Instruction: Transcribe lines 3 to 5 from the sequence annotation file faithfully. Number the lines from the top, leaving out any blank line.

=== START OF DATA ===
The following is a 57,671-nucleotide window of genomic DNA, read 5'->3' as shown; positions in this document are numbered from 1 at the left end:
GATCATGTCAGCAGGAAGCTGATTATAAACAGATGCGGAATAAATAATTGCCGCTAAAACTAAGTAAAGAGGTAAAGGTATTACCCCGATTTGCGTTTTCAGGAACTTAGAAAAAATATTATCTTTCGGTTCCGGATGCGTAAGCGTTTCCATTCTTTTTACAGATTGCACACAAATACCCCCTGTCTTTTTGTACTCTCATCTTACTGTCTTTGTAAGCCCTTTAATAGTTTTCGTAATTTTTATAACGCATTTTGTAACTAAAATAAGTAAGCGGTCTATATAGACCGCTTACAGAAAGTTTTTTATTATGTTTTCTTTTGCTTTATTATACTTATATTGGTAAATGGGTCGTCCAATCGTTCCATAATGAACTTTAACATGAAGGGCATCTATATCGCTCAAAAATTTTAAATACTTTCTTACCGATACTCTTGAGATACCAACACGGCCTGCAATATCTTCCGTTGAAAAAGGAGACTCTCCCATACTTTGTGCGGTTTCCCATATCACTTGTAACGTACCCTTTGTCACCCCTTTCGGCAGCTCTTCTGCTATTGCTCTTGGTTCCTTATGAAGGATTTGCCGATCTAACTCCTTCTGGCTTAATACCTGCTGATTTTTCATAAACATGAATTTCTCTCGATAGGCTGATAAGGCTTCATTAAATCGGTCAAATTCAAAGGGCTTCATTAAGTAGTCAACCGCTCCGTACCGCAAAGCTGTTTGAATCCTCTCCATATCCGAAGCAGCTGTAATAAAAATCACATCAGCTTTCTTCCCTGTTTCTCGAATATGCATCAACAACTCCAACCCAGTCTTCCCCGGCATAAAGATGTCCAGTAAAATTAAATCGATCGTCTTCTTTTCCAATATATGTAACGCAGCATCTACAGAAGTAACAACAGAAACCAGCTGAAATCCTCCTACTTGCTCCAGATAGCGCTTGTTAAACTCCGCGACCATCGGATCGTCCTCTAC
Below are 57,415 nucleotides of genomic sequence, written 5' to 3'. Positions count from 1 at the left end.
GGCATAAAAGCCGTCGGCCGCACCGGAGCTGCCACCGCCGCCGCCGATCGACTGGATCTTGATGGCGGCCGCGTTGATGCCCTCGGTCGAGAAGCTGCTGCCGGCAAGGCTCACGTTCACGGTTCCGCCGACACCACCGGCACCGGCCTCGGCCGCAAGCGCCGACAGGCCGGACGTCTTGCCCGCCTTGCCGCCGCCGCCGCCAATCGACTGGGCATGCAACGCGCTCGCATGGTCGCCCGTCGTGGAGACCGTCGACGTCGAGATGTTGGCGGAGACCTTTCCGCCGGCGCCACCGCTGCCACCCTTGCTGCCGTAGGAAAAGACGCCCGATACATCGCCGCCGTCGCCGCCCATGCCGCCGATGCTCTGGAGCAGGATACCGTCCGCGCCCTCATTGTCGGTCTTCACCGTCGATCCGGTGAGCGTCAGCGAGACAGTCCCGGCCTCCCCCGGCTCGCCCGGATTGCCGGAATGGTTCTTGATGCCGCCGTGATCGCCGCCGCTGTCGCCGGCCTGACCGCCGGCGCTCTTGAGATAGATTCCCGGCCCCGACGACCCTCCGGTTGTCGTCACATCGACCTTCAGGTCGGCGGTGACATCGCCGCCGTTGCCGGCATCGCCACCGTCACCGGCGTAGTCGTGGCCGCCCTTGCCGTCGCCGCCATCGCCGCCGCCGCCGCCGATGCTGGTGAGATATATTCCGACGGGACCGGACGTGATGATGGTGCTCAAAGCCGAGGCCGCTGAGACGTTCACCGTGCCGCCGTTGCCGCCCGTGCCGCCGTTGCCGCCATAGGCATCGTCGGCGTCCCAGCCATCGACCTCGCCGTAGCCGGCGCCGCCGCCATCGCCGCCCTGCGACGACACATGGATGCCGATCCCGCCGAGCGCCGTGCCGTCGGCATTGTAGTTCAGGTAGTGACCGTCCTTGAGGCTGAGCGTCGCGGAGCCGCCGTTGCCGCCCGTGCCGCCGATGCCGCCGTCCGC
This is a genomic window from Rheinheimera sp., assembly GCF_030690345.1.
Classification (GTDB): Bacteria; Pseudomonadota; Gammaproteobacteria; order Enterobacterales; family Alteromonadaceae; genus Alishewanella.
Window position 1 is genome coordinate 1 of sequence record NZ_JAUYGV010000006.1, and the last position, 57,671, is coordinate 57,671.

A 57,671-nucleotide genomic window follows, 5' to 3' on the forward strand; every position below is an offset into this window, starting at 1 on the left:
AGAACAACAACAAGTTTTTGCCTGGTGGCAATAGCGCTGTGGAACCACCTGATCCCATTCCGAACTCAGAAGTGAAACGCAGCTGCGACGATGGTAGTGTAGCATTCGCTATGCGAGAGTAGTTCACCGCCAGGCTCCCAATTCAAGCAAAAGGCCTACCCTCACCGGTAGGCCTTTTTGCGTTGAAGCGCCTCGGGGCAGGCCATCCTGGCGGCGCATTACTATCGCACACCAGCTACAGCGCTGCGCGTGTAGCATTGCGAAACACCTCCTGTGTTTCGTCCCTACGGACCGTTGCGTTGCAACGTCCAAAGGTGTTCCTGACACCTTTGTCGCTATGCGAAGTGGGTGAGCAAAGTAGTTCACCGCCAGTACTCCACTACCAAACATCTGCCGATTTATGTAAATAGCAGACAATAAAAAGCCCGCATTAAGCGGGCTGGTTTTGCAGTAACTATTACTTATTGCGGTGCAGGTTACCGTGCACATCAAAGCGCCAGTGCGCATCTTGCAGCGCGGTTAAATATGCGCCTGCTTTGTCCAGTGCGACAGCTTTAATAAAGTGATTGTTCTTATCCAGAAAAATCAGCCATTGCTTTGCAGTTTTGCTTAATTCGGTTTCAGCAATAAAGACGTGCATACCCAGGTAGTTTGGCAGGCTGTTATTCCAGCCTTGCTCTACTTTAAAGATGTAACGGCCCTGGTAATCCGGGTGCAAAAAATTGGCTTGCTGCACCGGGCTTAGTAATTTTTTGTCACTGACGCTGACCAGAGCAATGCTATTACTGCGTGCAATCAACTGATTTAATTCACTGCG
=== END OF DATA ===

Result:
Below are 57,415 nucleotides of genomic sequence, written 5' to 3'. Positions count from 1 at the left end.
GGCATAAAAGCCGTCGGCCGCACCGGAGCTGCCACCGCCGCCGCCGATCGACTGGATCTTGATGGCGGCCGCGTTGATGCCCTCGGTCGAGAAGCTGCTGCCGGCAAGGCTCACGTTCACGGTTCCGCCGACACCACCGGCACCGGCCTCGGCCGCAAGCGCCGACAGGCCGGACGTCTTGCCCGCCTTGCCGCCGCCGCCGCCAATCGACTGGGCATGCAACGCGCTCGCATGGTCGCCCGTCGTGGAGACCGTCGACGTCGAGATGTTGGCGGAGACCTTTCCGCCGGCGCCACCGCTGCCACCCTTGCTGCCGTAGGAAAAGACGCCCGATACATCGCCGCCGTCGCCGCCCATGCCGCCGATGCTCTGGAGCAGGATACCGTCCGCGCCCTCATTGTCGGTCTTCACCGTCGATCCGGTGAGCGTCAGCGAGACAGTCCCGGCCTCCCCCGGCTCGCCCGGATTGCCGGAATGGTTCTTGATGCCGCCGTGATCGCCGCCGCTGTCGCCGGCCTGACCGCCGGCGCTCTTGAGATAGATTCCCGGCCCCGACGACCCTCCGGTTGTCGTCACATCGACCTTCAGGTCGGCGGTGACATCGCCGCCGTTGCCGGCATCGCCACCGTCACCGGCGTAGTCGTGGCCGCCCTTGCCGTCGCCGCCATCGCCGCCGCCGCCGCCGATGCTGGTGAGATATATTCCGACGGGACCGGACGTGATGATGGTGCTCAAAGCCGAGGCCGCTGAGACGTTCACCGTGCCGCCGTTGCCGCCCGTGCCGCCGTTGCCGCCATAGGCATCGTCGGCGTCCCAGCCATCGACCTCGCCGTAGCCGGCGCCGCCGCCATCGCCGCCCTGCGACGACACATGGATGCCGATCCCGCCGAGCGCCGTGCCGTCGGCATTGTAGTTCAGGTAGTGACCGTCCTTGAGGCTGAGCGTCGCGGAGCCGCCGTTGCCGCCCGTGCCGCCGATGCCGCCGTCCGC
This is a genomic window from Rheinheimera sp., assembly GCF_030690345.1.